Hebrew University researcher discovers Darwinism at work, as sea anemones adapt their venom to accommodate changing prey and sea conditions

      Many animals use venom to protect themselves from predators and to catch prey. Some, like jellyfish, have tentacles, while others, like bees and snakes, use stingers and fangs to inject their prey with venomous toxins. 

      For a long time, scientists believed that an animal’s venom was consistent over time: once a venomous creature, always a venomous creature. However, through a close study of sea anemones, Dr. Yehu Moran of the Hebrew University’s Alexander Silberman Institute of Life Science ...

      Read Full Article
    6. Is This Seal the Earliest Evidence of the Prophet Isaiah?

      Is This Seal the Earliest Evidence of the Prophet Isaiah?

      Some 2,700 years ago, someone pressed a seal bearing the name Isaiah into a soft piece of clay, which hardened over time, say archaeologists who discovered the impression in Jerusalem.

      If the seal was for the prophet Isaiah, it would be the first archaeological evidence of the Jewish prophet, who has a book in the Hebrew Bible named after him.

      Isaiah, according to the Hebrew Bible, encouraged Hezekiah, king of Judah, to fight against the Assyrian army that laid siege to Jerusalem in 701 B.C. Isaiah advised Hezekiah to ignore Assyrian offers to surrender, and said that God ...

      Read Full Article
    7. World famous Israeli mathematician to receive 2018 Israel Prize

      World famous Israeli mathematician to receive 2018 Israel Prize

      The Education Ministry's announcement that Professor Alex Lubotzky is to be awarded the prestigious Israel prize on Israel's 70th Independence Day for Research in Mathematics and Computer Science took no one by surprise.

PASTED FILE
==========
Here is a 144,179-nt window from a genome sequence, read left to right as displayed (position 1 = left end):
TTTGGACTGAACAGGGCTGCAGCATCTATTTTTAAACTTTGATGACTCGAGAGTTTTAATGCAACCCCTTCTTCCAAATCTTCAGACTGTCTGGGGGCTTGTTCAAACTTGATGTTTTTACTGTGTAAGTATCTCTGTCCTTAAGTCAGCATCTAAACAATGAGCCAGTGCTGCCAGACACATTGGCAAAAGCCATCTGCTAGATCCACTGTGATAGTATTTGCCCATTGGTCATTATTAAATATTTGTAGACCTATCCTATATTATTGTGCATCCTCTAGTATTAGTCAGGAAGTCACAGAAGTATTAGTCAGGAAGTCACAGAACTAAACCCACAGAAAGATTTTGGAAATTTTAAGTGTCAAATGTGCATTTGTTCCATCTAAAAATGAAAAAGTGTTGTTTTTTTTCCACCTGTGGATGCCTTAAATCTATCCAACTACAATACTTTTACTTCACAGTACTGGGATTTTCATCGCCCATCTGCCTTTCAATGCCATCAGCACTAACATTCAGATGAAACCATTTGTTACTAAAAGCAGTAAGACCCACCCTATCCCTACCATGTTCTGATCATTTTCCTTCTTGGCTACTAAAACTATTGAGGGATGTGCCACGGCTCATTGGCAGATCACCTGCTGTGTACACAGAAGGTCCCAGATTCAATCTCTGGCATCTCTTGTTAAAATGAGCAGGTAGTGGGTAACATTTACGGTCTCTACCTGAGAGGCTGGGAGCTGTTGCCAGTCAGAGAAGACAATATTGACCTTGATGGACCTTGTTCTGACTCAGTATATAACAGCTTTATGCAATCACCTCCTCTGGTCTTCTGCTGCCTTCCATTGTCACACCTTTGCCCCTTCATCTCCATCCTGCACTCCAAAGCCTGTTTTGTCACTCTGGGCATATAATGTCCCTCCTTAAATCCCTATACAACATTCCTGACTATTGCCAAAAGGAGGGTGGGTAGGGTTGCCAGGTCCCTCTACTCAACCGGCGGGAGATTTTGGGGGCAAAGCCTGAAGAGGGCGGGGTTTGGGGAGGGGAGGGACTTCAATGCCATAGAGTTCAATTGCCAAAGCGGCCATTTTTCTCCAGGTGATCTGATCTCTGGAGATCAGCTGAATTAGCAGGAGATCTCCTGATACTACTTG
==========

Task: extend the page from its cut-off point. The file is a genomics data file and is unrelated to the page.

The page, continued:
The prize committee, explaining its choice, stated that the internationally renowned Israel-born mathematician has contributed greatly to his field with original "research in finite and infinite group theory, including topological, algebraic and arithmetical groups and that his work has had influence in many fields, most especially expander graphs."

      Professor Lubotzky, the son of Holocaust survivors, served in the IDF as a captain in a special ...

      Read Full Article
    8. Israeli scientists complete mock Mars mission in Negev desert

      Israeli scientists complete mock Mars mission in Negev desert

      RAMON CRATER, Israel (Reuters) - A team of six Israeli researchers on Sunday ended a four-day Mars habitat experiment in Israel's Negev desert where they simulated living conditions on the Red Planet, Israel's Science and Technology Ministry said.

      The experiment was held near the isolated Israeli township of Mitzpe Ramon, whose surroundings resemble the Martian environment in its geology, aridity, appearance and desolation, the ministry said.

      The participants were investigating various fields relevant to a future Mars mission, including satellite communications, the psychological effects of isolation, radiation measurements and searching for life signs in soil.

      Participant Guy Ron, a ...

      Read Full Article
    9. Prof. Sergiu Hart to receive Israel Prize in economic research, statistics

      Prof. Sergiu Hart to receive Israel Prize in economic research, statistics

      Prof. Sergiu Hart of The Hebrew University of Jerusalem will be awarded the Israel Prize for economic research and statistics, the Education Ministry announced on Thursday.